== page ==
The oil and gas industry has delivered $2.8bn (£2.3bn) a day in pure profit for the last 50 years, a new analysis has revealed.
The vast total captured by petrostates and fossil fuel companies since 1970 is $52tn, providing the power to “buy every politician, every system” and delay action on the climate crisis, says Prof Aviel Verbruggen, the author of the analysis. The huge profits were inflated by cartels of countries artificially restricting supply.
“Vast sums provide power to ‘buy every politician’ and delay action on climate crisis, says expert”
The analysis, based on World Bank data, assesses the “rent” secured by global oil and gas sales, which is the economic term for the unearned profit produced after the total cost of production has been deducted.
The computer modeling made it plain: If people continued to overextract finite resources, pollute on a massive scale, and balloon the human population in an unsustainable way, civilization could collapse within a century. It sounds like that modeling could have been done last week, what with climate change, water shortages, and microplastics corrupting every corner of the Earth. But in fact it dropped in the 1972 book The Limits to Growth, published by the Club of Rome, an international organization of intellectuals founded in 1968.
The book sold millions of copies and was translated into at least 30 languages, attracting a storm of controversy. It was, after all, very early computer modeling—completed on a punch-card machine at MIT—and a highly simplified simulation of complex global systems. And it was making rather grand and consequential predictions. (As the old quip goes: All models are wrong, but some are useful.) That model spit out scenarios in which humanity either got more sustainable and equitable, and thus flourished, or continued letting capitalists plunder the planet and our civilization to death.
“What came from the simulations is that most of the cases—but not all, and it’s important to say not all—the evolution of a number of variables like population, production, pollution, was showing that around the mid-21st century, we would have a scenario of collapse of human civilization,” says Carlos Alvarez Pereira, vice president of the Club of Rome and co-editor of the new retrospective book Limits and Beyond: 50 Years on From The Limits to Growth, What Did We Learn and What’s Next?
“The whole thing was framed into doomsday prophecy. We didn’t succeed in bringing the message that it was not about that. It was really about: We have the capacity to choose. We have, as humanity, the capacity to decide what kind of future we want.” https://bit.ly/3NO1Vnl
Editor’s Note: Arundhati Roy is the author of “The God of Small Things,” which won the Booker Prize in 1997 and “The Ministry of Utmost Happiness,” which was long-listed for the Man Booker Prize in 2017. Her collected political writing has been published as “My Seditious Heart” (2018) and “Azadi” (2020). She lives in New Delhi. The views expressed in this commentary are her own. View more opinion at CNN.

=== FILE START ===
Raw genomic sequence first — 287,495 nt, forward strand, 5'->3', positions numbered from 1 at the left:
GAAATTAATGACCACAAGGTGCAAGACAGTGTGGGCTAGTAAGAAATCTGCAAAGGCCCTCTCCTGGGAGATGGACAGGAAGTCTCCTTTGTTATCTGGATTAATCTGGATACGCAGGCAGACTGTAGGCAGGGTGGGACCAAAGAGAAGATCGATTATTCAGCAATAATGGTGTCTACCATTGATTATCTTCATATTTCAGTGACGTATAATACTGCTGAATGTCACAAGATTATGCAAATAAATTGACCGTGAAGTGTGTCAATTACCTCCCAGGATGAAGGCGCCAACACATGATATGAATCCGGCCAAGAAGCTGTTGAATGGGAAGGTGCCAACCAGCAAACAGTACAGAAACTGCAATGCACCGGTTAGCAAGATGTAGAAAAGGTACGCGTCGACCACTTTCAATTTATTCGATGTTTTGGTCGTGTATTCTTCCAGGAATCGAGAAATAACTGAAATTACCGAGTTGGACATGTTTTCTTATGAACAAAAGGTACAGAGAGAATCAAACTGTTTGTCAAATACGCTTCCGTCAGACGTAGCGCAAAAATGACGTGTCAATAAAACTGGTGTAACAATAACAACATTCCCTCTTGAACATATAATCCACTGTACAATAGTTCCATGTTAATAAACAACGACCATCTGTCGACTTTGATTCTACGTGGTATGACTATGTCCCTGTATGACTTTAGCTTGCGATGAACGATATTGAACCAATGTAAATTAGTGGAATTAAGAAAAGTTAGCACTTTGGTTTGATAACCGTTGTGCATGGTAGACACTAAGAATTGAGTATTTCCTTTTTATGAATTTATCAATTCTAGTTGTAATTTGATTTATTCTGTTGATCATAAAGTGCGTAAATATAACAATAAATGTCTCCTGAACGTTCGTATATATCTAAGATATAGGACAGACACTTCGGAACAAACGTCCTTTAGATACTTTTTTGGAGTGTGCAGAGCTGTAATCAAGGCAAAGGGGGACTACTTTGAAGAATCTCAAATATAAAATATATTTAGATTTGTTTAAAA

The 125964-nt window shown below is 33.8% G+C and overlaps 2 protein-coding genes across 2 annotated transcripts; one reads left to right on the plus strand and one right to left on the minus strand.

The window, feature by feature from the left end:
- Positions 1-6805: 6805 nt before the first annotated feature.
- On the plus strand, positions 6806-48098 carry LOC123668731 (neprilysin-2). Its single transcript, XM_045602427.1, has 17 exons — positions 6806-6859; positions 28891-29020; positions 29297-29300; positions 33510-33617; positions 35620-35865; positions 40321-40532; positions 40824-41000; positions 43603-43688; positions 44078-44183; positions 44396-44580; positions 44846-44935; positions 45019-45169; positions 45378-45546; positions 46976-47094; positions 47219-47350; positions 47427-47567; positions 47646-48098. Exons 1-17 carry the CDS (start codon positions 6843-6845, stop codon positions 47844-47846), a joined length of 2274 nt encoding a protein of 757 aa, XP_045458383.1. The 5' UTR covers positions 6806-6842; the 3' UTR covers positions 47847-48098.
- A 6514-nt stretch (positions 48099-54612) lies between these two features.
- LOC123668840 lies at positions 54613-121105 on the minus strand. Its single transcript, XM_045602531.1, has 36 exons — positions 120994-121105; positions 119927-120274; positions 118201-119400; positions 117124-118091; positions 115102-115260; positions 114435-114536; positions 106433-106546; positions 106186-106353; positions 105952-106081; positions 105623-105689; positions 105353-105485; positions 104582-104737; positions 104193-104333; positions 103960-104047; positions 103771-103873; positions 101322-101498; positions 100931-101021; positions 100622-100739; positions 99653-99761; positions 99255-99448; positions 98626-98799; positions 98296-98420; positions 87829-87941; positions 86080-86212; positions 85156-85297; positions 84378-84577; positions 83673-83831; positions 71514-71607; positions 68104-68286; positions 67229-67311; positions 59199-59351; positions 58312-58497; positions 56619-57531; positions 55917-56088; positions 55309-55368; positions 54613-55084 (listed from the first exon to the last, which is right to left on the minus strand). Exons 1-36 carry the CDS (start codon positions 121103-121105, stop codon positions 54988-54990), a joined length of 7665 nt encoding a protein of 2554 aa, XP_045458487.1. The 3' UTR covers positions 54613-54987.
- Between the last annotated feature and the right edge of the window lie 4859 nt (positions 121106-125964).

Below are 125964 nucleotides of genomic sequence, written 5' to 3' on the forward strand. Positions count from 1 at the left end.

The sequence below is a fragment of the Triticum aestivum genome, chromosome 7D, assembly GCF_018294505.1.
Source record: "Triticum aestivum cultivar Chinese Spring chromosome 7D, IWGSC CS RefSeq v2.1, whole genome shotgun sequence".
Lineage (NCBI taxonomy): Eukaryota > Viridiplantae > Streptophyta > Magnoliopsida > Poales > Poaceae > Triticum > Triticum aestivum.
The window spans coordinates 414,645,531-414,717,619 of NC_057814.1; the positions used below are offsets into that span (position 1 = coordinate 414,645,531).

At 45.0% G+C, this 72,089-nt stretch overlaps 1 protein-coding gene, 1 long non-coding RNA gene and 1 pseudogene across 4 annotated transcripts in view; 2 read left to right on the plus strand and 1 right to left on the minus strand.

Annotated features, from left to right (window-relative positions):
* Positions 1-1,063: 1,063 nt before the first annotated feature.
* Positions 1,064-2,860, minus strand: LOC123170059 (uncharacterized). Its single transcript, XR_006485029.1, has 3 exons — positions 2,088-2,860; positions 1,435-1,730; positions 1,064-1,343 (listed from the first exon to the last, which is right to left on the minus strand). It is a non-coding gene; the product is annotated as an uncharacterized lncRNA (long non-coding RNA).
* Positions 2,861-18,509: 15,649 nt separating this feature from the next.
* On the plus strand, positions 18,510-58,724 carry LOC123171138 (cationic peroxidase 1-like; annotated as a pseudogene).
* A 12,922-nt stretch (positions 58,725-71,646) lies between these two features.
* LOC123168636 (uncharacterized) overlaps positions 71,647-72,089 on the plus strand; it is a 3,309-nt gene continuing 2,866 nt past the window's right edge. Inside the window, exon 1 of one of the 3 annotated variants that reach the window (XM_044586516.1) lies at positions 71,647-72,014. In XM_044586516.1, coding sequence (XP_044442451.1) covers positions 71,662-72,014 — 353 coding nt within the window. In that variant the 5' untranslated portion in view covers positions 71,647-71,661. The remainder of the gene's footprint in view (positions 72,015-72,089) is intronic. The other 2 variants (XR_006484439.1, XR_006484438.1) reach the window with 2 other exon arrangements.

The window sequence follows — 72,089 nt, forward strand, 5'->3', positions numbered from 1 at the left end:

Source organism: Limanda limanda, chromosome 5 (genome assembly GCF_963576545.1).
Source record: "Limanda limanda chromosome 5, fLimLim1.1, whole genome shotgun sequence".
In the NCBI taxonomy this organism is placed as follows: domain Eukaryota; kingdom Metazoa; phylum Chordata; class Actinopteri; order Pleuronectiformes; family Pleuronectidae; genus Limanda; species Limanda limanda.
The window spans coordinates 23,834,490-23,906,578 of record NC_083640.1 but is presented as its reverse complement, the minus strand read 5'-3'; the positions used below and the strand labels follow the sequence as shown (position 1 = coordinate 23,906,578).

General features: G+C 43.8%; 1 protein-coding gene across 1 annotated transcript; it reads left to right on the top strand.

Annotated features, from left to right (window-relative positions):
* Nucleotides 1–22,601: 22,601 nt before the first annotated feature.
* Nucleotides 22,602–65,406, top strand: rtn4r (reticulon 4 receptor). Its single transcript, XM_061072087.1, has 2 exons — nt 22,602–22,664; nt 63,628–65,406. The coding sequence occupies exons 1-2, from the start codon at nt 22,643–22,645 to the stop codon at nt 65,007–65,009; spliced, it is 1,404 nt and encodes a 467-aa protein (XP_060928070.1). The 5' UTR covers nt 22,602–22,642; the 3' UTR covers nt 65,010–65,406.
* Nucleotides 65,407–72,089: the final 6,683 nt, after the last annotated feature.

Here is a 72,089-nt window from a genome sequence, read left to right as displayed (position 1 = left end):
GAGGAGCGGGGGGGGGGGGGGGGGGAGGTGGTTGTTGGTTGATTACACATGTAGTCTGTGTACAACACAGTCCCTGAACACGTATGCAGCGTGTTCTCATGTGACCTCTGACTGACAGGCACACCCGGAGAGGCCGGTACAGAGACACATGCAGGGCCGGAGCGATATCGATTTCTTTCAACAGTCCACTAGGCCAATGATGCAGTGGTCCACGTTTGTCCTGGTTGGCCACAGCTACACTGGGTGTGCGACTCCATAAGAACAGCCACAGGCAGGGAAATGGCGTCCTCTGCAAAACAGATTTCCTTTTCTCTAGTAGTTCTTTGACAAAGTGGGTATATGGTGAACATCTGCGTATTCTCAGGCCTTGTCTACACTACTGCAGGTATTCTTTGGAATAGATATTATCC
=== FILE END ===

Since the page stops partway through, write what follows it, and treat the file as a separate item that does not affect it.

When two spokespeople from India’s ruling Hindu nationalist Bharatiya Janata Party (BJP) made derogatory comments about the Prophet Mohammed last month, it prompted an international firestorm.
The incident led to protests among India’s Muslim minority in several states. Some Muslim-majority nations summoned their India ambassadors. India’s foreign ministry said the comments did not reflect the views of the government, and the officials involved – one of whom later withdrew her remarks – faced disciplinary action.
But for India’s 200 million Muslims, these comments were not an isolated incident.
Rather, they were the culmination of the BJP’s “engineering hatred of a common enemy,” says bestselling Indian author Arundhati Roy.
Arundhati Roy: ‘The damage to Indian democracy is not reversible’
“India’s tragedy is not that it’s the worst place in the world – it’s that we are on our way there. We’re burning down our house. India is an experiment that is failing dangerously,” she told CNN.
“Many, many of my beloved friends – poets, writers, professors, lawyers, human rights activists and journalists – are in prison, most of them charged under a dreaded law called the Unlawful Activities Prevention Act, all of them for speaking up for minorities, Dalits and forest-dwellers facing displacement and state terror.
“Among them are people I consider to be India’s most important minds. It makes one wonder what living as a free person in the time of fascism means. What does it mean to be a bestselling author when the world is breaking?” writes Roy.
In this email interview with CNN Opinion, Roy says Indian politics has something in common with the US Capitol riots, that Prime Minister Narendra Modi is stoking hatred, and talks about who the real power in India lies with. https://cnn.it/3yhH71w
Road plan poses further threat to pristine habitat –
(CNS): The National Conservation Council has confirmed that the extension of a farm road in North Side will need an environmental impact assessment as the proposed route would take it through some of Cayman’s most pristine remaining forest land. Flying in the face of the PACT Government’s policy of limiting development in untouched habitat, the NRA wants to extend Hutland Road.
Experts at the Department of Environment believe that this land is some of the most bio-diverse habitat in the Cayman Islands, which could be placed under threat once it is made accessible.
Speaking at the National Conservation Council general meeting on Wednesday, DoE Director Gina Ebanks-Petrie explained that the working group of the NCC had reviewed the westward road extension proposed by the planning ministry.